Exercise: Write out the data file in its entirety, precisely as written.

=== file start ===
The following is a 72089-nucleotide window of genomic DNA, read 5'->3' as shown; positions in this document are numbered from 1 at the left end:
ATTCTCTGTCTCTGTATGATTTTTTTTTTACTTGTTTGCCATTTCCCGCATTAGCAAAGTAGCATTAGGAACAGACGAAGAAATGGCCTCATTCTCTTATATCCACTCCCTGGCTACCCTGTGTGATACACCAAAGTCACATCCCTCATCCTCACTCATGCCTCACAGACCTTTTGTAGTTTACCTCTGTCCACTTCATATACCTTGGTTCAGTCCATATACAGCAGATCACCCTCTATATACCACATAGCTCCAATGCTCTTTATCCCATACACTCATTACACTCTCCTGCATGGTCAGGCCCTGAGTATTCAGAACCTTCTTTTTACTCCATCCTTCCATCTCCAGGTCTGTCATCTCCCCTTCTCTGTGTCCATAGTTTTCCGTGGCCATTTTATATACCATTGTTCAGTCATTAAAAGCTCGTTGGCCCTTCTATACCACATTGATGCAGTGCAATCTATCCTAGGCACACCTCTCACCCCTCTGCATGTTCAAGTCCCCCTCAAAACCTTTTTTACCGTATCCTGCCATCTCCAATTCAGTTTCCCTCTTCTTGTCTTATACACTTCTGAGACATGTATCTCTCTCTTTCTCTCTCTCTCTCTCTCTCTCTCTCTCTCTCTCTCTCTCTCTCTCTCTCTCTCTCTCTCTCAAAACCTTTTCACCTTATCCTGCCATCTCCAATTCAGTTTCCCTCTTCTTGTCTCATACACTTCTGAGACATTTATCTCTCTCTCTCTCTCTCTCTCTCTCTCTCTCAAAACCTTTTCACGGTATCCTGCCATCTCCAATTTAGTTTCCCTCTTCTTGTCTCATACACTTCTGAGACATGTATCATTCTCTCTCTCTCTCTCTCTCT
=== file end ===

The following is a 72089-nucleotide window of genomic DNA, read 5'->3' as shown; positions in this document are numbered from 1 at the left end:
ATTCTCTGTCTCTGTATGATTTTTTTTTTACTTGTTTGCCATTTCCCGCATTAGCAAAGTAGCATTAGGAACAGACGAAGAAATGGCCTCATTCTCTTATATCCACTCCCTGGCTACCCTGTGTGATACACCAAAGTCACATCCCTCATCCTCACTCATGCCTCACAGACCTTTTGTAGTTTACCTCTGTCCACTTCATATACCTTGGTTCAGTCCATATACAGCAGATCACCCTCTATATACCACATAGCTCCAATGCTCTTTATCCCATACACTCATTACACTCTCCTGCATGGTCAGGCCCTGAGTATTCAGAACCTTCTTTTTACTCCATCCTTCCATCTCCAGGTCTGTCATCTCCCCTTCTCTGTGTCCATAGTTTTCCGTGGCCATTTTATATACCATTGTTCAGTCATTAAAAGCTCGTTGGCCCTTCTATACCACATTGATGCAGTGCAATCTATCCTAGGCACACCTCTCACCCCTCTGCATGTTCAAGTCCCCCTCAAAACCTTTTTTACCGTATCCTGCCATCTCCAATTCAGTTTCCCTCTTCTTGTCTTATACACTTCTGAGACATGTATCTCTCTCTTTCTCTCTCTCTCTCTCTCTCTCTCTCTCTCTCTCTCTCTCTCTCTCTCTCTCTCTCTCTCTCAAAACCTTTTCACCTTATCCTGCCATCTCCAATTCAGTTTCCCTCTTCTTGTCTCATACACTTCTGAGACATTTATCTCTCTCTCTCTCTCTCTCTCTCTCTCTCTCAAAACCTTTTCACGGTATCCTGCCATCTCCAATTTAGTTTCCCTCTTCTTGTCTCATACACTTCTGAGACATGTATCATTCTCTCTCTCTCTCTCTCTCT